Top News, Articles, and Interviews in Philosophy

Small deaths and the real death: how humans are failing

Guest post by Federico TabelliniThis article was originally published last year on the Italian blog ‘Effetto Cassandra’. I repropose it here because I think the coronavirus crisis has made it somehow more relevant. The current situation raises new questions: is this new crisis just another ‘small death’ on a much wider scale? Or is it an opportunity to highlight the global ecological crisis we’ve been ignoring for decades? If it’s the latter, will the lights turn off once the emergency is over? Will the world return once more to blissful ignorance?Seneca used to say that death, real death, is a process of small deaths lived day by day. Yet people deal with the real death only when its effects come to a head when the proverbial last straw breaks the camel’s back, and the camel falls upon us with all its weight. Then, yes, we notice both the straw and the camel. Until then, however – or perhaps we should say, until now – the small deaths dominate our thoughts.The difference between these small deaths and true death lies in three factors: spatial proximity, temporal proximity, and speed of execution. What's near worries us more than what's far, the present issues are more important than the future ones, the event more than the process. Such is human nature. We are biologically programmed to pay more attention to current events, the forthcoming ordeal, the tragedy that we can experience first-hand. We mourn the tree burning in the garden while the forest on the horizon is [More]

The Denial of Death and Risk Assessment

The threat of widespread death from COVID-19 has become so all consuming that we're willing to give up real community, finances, jobs, possibly a healthy mental life, and, perhaps worst of all, the ability to buy toilet paper at any local store. We’ve somehow decided that all the things we thought we apparently valued prior to the disease can be set aside because this one option—stopping the spread of COVID-19—is the only thing that matters. [More]

David Efird (1974-2020)

David Efird, senior lecturer in philosophy at the University of York, died unexpectedly last Thursday. Dr. Efird worked in philosophy of religion, analytic theology, metaphysics, and epistemology. He had taught philosophy at York since 2002, and at the time of his death was the principal of one of the university’s colleges. He earned his D.Phil at Oxford University and his undergraduate degree at Duke University. He also studied at Princeton Theological Seminary and the University of Edinburgh. He became a priest in 2011. You can learn more about his work here and here. The post David Efird (1974-2020) appeared first on Daily [More]

Roger Scruton (1944-2020)

Roger Scruton, a philosopher who for many years taught at Birkbeck College, London, held various other academic appointments, wrote extensively for the public, and who was knighted in 2016 for “services to philosophy, teaching and public education”, has died. Scruton received his undergraduate and graduate education at Cambridge University. He taught at Birkbeck from 1971 to 1992. He also held appointments at other schools, including Boston University, Buckingham University, and Oxford University, as well as think tanks, such as the American Enterprise Institute. Scruton was known largely for his work in aesthetics and for his advocacy of traditional conservatism. Much of his writing was aimed at the broader public. He founded the conservative periodical The Salisbury Review, produced a wine column for The New Statesman for nine years, authored non-fiction books as well as novels, and even wrote libretti for opera. In 2018 he was appointed to the British government’s Building Better, Building Beautiful Commission, to advise on housing design. He died after a six-month battle with cancer. [This post will be updated with links to obituaries elsewhere.] The post Roger Scruton (1944-2020) appeared first on Daily [More]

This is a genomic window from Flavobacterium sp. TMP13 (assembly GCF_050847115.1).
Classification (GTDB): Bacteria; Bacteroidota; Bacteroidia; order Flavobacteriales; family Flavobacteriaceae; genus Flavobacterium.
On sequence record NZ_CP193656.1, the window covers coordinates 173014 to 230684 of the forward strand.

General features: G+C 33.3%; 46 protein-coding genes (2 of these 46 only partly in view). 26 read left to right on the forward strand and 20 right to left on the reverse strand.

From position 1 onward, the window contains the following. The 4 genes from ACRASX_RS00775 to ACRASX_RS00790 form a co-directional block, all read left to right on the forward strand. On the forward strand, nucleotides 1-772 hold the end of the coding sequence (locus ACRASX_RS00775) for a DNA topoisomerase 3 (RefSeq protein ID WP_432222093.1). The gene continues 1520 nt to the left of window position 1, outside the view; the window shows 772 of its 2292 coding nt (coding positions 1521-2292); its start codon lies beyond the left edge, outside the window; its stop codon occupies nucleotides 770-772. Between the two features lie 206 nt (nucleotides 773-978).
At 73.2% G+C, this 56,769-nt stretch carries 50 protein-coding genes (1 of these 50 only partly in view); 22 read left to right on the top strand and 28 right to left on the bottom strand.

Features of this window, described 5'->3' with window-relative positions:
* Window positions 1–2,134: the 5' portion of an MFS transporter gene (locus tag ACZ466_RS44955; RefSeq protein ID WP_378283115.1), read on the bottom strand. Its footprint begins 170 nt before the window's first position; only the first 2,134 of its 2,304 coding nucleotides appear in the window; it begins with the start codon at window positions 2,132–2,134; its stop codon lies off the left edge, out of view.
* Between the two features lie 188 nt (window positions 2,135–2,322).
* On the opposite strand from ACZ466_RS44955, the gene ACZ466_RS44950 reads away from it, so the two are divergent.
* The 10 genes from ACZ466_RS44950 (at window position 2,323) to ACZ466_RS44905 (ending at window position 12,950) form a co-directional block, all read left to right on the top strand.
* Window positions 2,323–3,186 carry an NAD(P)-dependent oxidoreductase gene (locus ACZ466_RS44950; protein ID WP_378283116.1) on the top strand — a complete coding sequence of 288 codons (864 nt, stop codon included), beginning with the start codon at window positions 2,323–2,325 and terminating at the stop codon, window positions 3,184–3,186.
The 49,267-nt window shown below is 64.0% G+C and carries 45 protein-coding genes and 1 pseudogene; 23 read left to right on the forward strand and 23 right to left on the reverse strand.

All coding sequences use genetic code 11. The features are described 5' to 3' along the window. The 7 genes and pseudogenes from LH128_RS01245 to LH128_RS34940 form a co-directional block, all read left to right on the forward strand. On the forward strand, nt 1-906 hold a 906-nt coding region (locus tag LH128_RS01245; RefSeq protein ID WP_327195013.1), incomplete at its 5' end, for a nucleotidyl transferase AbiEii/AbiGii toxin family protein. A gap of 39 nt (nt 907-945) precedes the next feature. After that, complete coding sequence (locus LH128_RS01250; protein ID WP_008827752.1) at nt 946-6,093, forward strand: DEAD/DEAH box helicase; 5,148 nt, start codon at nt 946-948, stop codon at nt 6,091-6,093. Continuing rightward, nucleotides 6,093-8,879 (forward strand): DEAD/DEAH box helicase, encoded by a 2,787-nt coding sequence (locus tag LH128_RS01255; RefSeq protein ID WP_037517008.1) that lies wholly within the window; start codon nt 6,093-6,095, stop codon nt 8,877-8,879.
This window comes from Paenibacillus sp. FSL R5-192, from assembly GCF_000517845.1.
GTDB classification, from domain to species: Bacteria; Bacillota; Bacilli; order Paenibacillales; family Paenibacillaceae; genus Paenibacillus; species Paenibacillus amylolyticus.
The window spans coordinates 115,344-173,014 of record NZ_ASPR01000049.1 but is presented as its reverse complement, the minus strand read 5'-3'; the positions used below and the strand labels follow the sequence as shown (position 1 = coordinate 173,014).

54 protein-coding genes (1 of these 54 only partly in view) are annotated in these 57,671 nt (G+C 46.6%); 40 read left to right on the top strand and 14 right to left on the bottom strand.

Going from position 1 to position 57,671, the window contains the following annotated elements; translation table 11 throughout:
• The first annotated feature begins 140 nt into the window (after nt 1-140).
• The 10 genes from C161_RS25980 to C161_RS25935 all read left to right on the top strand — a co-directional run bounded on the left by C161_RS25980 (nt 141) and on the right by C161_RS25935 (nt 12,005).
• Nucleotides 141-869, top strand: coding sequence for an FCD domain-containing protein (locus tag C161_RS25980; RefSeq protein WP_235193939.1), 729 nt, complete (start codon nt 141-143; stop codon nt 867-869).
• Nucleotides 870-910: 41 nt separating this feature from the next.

On Philip Seymour Hoffman

While Hoffman's passing is upsetting, I have an overall sense of gratitude and found myself actually envying his accomplishments rather than fixating on his death. He left us something and he used his great skill as an actor to show us something about the world and about ourselves. Few of us, even if we live to a ripe old age, will have either the talent or the opportunity to do what he did. [More]

The Daily Owl 12-30-2013

The threat of death is the most common symbol for anxiety, but most of us in our ‘civilized’ era do not find ourselves looking into the barrel of a gun or in other ways specifically threatened with death very often. The great bulk of our anxiety comes when some value we hold essential to our existence as selves is threatened. (May) [More]

Latest News


Here are some of the things going on in philosophy
and the humanities.

See all News Items

Philosopher Spotlight


Conversations with philosophers, professional and non-professional alike.
Visit our podcast section for more interviews and conversations.

Interview with

Dr. Robert McKim
  • on Religious Diversity
  • Professor of Religion and Professor of Philosophy
  • Focuses on Philosophy of Religion
  • Ph.D. Yale

Interview with

Dr. Alvin Plantinga
  • on Where the Conflict Really Lies
  • Emeritus Professor of Philosophy (UND)
  • Focuses on Epistemology, Metaphysics, Philosophy of Religion
  • Ph.D. Yale

Interview with

Dr. Peter Boghossian
  • on faith as a cognitive sickness
  • Teaches Philosophy at Portland State University (Oregon)
  • Focuses on atheism and critical thinking
  • Has a passion for teaching in prisons
See all interviews

30500

Twitter followers

10000+

News items posted

32000+

Page views per month

21 years

in publication

Latest Articles


\
See all Articles